Lettuce graduate from music-school dropouts to first-time Grammy nominees

click to enlarge Lettuce, Saturday, Dec. 7, 8 p.m., Fillmore Auditorium, 1510 N. Clarkson St., Denver. Ticket prices and availability at fillmoreauditorium.org.

  • Lettuce, Saturday, Dec. 7, 8 p.m., Fillmore Auditorium, 1510 N. Clarkson St., Denver. Ticket prices and availability at fillmoreauditorium.org.

“I think gratitude is the word of the day,” says Lettuce guitarist Adam “Shmeeans” Smirnoff, just hours after learning his band has received its first-ever Grammy nomination.
It’s hardly surprising that Lettuce should end up with a Grammy nomination. What is surprising is the fact that it’s taken 27 years for it to happen.

This is, after all, the self-described “funk/jazz/soul/jam/psychedelic/hip-hop/avant-garde/experimental collective” whose 2015 album Crush reached No. 1 and No. 5, respectively, on the Billboard Jazz and Heatseekers charts. They play annual headlining gigs at Red Rocks, and performed with the Colorado Symphony last year at Denver’s Boettcher Hall.

Currently, Smirnoff and his bandmates — Nigel Hall (keyboards, occasional vocals), Erick “Jesus” Coomes (bass), Adam Deitch (drums), Ryan Zoidis (saxophone) and Eric “Benny” Bloom (trumpet) — are in the midst of a 28-date tour to promote their sixth studio album Elevate, which will be competing in the Best Contemporary Instrumental Album category. The group recorded it at Denver’s Colorado Sound Studios with producer Russ Elevado, who’s best known for his work with artists like Erykah Badu, The Roots and Roy Hargrove.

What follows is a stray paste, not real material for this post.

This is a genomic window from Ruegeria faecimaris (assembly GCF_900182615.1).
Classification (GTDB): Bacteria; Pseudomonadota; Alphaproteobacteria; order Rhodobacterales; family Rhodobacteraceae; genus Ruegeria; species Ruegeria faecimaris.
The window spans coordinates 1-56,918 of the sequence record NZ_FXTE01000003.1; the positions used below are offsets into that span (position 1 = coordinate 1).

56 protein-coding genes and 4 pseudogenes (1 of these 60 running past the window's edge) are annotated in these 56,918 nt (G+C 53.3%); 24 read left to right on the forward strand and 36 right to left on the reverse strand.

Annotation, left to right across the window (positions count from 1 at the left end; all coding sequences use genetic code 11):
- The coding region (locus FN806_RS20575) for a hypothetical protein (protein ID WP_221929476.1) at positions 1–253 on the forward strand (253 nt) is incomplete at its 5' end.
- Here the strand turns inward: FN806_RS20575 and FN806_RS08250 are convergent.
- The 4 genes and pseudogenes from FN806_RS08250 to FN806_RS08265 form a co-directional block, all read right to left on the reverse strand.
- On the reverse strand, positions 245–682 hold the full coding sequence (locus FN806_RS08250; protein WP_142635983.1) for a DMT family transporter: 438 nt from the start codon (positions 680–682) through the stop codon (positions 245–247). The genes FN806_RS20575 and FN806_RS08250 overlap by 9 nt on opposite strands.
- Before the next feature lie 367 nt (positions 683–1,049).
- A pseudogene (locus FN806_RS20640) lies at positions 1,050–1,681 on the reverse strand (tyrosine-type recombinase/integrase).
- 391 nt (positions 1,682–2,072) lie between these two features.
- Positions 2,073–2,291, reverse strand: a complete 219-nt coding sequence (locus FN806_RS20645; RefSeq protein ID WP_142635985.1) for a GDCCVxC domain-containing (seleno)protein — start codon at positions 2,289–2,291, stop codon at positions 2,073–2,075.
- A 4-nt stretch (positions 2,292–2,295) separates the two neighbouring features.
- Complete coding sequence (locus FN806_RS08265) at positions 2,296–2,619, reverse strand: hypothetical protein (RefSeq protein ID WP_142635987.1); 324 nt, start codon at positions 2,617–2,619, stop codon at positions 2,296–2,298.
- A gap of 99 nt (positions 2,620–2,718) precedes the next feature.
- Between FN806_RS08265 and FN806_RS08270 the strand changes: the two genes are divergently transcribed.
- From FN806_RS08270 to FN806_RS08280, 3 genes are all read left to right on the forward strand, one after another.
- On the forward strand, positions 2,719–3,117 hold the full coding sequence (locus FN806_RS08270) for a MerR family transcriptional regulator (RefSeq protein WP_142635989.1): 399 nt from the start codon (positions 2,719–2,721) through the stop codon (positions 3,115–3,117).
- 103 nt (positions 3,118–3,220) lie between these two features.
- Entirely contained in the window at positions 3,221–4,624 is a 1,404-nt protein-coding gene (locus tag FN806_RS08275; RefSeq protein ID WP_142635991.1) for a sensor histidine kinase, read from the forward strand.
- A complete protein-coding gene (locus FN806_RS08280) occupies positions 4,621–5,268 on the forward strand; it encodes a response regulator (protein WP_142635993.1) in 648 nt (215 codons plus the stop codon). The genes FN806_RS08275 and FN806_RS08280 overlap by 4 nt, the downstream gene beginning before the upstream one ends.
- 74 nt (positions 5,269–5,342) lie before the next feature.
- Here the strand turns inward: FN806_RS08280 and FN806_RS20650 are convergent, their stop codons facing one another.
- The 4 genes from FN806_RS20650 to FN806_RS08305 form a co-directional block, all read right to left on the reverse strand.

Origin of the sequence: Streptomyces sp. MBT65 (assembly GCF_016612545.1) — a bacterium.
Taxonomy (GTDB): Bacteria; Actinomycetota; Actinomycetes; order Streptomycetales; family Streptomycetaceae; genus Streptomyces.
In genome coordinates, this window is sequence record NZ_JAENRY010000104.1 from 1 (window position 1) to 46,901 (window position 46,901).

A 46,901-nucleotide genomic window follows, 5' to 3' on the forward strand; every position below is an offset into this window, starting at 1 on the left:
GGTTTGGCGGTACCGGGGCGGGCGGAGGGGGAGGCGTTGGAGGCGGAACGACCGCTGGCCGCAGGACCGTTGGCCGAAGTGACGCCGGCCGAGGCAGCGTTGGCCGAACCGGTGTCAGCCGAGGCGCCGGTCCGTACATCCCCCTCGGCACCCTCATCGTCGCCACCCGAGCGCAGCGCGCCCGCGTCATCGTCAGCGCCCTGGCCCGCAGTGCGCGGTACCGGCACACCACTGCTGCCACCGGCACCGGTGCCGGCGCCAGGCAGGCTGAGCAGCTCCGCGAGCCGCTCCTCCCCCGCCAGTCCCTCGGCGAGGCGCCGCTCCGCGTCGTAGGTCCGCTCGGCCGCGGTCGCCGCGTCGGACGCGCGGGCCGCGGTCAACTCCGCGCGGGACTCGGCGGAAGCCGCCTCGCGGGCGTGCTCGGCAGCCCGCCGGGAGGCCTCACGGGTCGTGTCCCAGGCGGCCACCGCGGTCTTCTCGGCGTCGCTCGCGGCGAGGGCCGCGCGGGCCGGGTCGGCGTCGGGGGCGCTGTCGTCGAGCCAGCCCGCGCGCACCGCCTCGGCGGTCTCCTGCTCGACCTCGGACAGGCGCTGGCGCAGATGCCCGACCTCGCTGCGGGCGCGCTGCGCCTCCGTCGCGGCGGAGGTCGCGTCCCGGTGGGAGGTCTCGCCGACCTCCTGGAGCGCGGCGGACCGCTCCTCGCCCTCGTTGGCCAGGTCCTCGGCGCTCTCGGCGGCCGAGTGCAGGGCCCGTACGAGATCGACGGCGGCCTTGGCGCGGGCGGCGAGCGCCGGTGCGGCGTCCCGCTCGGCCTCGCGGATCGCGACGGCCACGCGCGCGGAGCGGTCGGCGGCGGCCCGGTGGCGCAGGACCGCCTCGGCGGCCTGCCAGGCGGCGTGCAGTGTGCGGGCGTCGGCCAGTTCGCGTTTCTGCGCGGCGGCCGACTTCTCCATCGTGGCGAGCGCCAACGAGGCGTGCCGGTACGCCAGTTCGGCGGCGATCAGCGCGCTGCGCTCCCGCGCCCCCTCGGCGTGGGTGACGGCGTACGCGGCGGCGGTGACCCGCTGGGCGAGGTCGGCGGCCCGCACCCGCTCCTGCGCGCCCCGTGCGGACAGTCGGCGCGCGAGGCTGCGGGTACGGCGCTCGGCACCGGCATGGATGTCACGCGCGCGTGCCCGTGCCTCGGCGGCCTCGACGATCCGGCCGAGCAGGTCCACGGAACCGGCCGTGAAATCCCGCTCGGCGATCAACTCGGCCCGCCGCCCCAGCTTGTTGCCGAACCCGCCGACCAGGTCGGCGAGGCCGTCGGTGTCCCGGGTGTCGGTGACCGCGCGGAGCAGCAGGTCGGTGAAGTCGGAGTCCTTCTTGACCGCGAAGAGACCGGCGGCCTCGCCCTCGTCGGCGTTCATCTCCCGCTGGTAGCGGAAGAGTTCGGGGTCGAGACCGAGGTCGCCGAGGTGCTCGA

We caught up with the guitarist by phone before a sound-check in his native New York to talk about the band’s Berklee College of Music origins, their gradual relocation to Denver, and why the Grammy nomination means so much to them.

Indy: Given that Lettuce started when you were all attending Berklee College of Music, it must have been gratifying to perform onstage with the Colorado Symphony. If that were me, I’d have been trying to get my teachers to fly out for the show. Did you do that?
Adam “Shmeeans” Smirnoff: No, I’m not really too close with too many of my Berklee professors, aside from my old guitar teacher Tomo Fujita — we’re Instagram friends and we talk sometimes — and another one of my guitar teachers Richie Hart, because he’s like family. But aside from that, I would just kind of put out there that only Jesus actually graduated from Berklee. The rest of us, we were kind of more like Berklee rebels, to be honest. We were like the kids who were getting in trouble for smoking too much weed at the dorm.

This was back in the ‘90s, right?
Yeah, the early- to mid-‘90s.

What kind of music were other Berklee students into back then?
You know, with most of the people there during that time, it was like either you were a jazz guy, or you were a rock guy. And we were really into funk music, which wasn’t really happening during the era when we were there. I mean, the whole Berklee thing was really beautiful as far as that being where we met and where our vibes got started together. But we’re not like your quintessential Berklee students who all graduated or anything like that.